i love his characters and stories and because of the way he writes, i feel as if i've been to southern lousiana even though i have not.

    and you're 10000% dead on. the man is truly gifted with the ability to write.

  14. Going out for Grouper Wednesday. Reading Junger's Perfect Storm since I found it at a garage sale. I hope the seas are fair Wednesday.

  15. N2- Haven't read it. I'll try to find it at the library. Thanks!

    Madame King- That does NOT make me happy. No, not one bit.

    Elizabeth- Life is too short to read books that don't make us happy or at least think. That's my opinion. And it's too short not to re-read the books we love because there is always more in them for us.

    Denise- Is it good?

    Omgrrrl- Maybe so!

    Maggie May- I get my audio books out of the library. I get almost all of my books out of the library. Otherwise, I'd be broke. Yeah, Fuller's first book was heartbreaking but damn, it was good. This new one is about her family, too. She sure came from writerly fertile ground, didn't she? And she sure knows what to do with it.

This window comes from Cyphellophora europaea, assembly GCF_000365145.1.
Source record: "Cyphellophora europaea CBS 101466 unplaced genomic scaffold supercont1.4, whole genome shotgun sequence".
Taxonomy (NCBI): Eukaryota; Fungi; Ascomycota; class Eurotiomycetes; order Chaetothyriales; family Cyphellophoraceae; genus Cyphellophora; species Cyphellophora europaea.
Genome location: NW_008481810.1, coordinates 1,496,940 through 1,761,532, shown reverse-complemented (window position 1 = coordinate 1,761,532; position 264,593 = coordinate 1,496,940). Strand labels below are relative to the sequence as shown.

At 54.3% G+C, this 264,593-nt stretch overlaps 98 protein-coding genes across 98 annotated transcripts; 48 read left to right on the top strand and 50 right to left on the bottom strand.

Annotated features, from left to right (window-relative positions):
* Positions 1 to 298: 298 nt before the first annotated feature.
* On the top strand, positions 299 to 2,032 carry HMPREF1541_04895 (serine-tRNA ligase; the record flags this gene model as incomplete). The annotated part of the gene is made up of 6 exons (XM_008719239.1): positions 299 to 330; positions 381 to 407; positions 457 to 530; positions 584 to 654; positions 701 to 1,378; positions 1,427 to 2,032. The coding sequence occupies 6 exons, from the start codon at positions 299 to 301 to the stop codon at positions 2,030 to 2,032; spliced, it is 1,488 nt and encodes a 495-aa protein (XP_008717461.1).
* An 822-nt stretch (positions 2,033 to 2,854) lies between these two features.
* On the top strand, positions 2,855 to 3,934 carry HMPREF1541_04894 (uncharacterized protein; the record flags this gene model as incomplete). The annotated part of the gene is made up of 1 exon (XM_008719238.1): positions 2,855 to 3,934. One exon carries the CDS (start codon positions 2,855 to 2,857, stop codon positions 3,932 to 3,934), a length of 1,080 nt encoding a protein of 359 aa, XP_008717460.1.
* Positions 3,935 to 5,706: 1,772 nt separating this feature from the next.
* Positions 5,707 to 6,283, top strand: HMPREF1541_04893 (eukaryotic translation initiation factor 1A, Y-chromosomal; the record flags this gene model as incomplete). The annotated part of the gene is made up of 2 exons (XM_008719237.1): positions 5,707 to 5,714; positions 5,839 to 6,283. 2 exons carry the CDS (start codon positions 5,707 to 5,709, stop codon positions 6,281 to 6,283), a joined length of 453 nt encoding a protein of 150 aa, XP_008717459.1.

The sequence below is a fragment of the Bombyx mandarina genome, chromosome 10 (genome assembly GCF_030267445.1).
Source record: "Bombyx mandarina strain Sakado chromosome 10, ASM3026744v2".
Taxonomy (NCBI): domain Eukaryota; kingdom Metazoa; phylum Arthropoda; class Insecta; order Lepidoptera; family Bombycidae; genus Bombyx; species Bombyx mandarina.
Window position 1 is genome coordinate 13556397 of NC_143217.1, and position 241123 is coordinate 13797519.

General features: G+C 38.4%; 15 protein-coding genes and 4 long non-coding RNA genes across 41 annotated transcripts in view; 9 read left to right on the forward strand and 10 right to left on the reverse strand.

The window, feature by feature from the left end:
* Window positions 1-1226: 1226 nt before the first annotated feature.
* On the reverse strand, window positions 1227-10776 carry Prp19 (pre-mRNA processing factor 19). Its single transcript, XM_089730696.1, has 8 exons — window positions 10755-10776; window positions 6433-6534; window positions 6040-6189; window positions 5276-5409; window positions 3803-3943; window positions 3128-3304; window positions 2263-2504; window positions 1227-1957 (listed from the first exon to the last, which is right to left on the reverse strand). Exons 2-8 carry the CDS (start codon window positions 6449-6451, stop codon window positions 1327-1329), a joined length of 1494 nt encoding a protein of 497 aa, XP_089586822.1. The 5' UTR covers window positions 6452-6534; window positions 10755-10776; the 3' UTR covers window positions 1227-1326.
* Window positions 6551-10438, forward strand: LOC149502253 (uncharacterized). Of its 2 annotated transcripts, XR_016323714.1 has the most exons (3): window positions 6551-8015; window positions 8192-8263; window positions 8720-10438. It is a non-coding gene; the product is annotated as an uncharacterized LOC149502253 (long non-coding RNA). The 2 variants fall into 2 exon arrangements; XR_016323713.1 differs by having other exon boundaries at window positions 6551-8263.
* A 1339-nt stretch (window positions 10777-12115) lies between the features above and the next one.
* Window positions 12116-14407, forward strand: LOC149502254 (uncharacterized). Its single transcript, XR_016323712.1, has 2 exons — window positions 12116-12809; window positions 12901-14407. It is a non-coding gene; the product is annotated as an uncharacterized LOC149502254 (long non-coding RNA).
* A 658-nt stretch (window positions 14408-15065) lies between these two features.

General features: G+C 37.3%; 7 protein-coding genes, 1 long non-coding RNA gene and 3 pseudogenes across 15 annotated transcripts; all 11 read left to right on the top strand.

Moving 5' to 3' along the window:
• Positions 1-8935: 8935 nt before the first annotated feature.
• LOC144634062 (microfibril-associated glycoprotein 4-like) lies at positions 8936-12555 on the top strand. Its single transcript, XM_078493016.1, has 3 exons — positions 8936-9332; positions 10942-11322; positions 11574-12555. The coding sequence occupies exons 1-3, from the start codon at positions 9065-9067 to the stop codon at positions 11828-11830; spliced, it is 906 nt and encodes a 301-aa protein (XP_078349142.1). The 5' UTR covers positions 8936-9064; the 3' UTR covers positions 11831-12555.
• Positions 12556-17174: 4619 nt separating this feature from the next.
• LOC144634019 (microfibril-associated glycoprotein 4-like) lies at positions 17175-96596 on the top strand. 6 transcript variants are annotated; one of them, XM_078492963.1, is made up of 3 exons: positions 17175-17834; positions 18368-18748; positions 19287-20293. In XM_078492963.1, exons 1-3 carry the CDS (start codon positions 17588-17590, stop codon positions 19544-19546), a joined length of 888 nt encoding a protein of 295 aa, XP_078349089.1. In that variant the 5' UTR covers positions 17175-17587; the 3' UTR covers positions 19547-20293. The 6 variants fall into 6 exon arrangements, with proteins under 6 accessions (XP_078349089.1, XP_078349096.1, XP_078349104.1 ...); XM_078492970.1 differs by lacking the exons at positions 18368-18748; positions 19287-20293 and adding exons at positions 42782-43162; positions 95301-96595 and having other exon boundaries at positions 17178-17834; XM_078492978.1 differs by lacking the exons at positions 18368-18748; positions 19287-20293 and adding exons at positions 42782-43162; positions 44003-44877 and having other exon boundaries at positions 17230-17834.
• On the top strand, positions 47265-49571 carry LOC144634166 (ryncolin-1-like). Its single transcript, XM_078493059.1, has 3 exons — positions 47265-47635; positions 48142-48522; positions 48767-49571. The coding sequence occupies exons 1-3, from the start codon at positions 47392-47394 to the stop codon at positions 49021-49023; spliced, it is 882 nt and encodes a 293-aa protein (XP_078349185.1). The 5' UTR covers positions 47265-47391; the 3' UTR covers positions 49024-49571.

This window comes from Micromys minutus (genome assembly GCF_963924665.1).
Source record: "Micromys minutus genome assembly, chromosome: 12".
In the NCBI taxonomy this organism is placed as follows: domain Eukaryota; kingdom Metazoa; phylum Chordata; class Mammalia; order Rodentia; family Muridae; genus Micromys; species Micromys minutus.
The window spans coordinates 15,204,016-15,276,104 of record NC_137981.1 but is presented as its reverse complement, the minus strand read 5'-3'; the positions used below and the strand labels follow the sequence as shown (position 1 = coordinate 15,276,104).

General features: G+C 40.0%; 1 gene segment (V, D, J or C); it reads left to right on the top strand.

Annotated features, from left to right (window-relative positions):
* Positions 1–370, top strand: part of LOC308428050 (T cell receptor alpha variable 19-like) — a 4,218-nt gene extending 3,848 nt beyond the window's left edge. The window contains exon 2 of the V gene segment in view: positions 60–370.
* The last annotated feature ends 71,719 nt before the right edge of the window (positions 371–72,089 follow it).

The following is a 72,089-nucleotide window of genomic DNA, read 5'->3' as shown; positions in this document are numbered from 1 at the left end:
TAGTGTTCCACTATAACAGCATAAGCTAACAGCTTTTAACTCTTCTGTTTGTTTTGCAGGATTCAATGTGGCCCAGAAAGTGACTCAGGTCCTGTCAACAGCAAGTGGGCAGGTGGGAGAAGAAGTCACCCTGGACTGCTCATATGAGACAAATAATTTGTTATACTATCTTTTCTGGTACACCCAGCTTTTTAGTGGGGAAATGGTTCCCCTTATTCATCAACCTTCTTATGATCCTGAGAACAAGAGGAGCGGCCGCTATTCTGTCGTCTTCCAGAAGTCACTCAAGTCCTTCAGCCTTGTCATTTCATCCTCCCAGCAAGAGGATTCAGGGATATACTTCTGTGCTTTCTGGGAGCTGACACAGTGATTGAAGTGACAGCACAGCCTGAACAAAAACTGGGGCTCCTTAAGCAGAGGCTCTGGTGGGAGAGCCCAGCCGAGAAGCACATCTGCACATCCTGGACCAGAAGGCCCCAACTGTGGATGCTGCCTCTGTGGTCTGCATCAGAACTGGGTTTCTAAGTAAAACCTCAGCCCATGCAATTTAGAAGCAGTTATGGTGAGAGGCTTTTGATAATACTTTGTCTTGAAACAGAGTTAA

messymimi- I still have my original "Little Women" too. It is like the portal to another world.

    Dottie- I had never read any of this series but now I want to read more. I am glad you think he's a good writer because some people don't. His anger and violence used to scare me away but now I've grown up some and for whatever reason, I can handle it better and respect how he uses them.

    Magnum- I think I gave that book to Mr. Moon. Go hit some grouper, man! It was good! I'll be hoping for calm seas for you.

  16. Books... What is there to say? I grew up in a book store. Lived and worked in it till I was 23 years old. Knew every book and where I could find it in the store. It's a thing creeping in your blood. Without the books the world would be a sad place...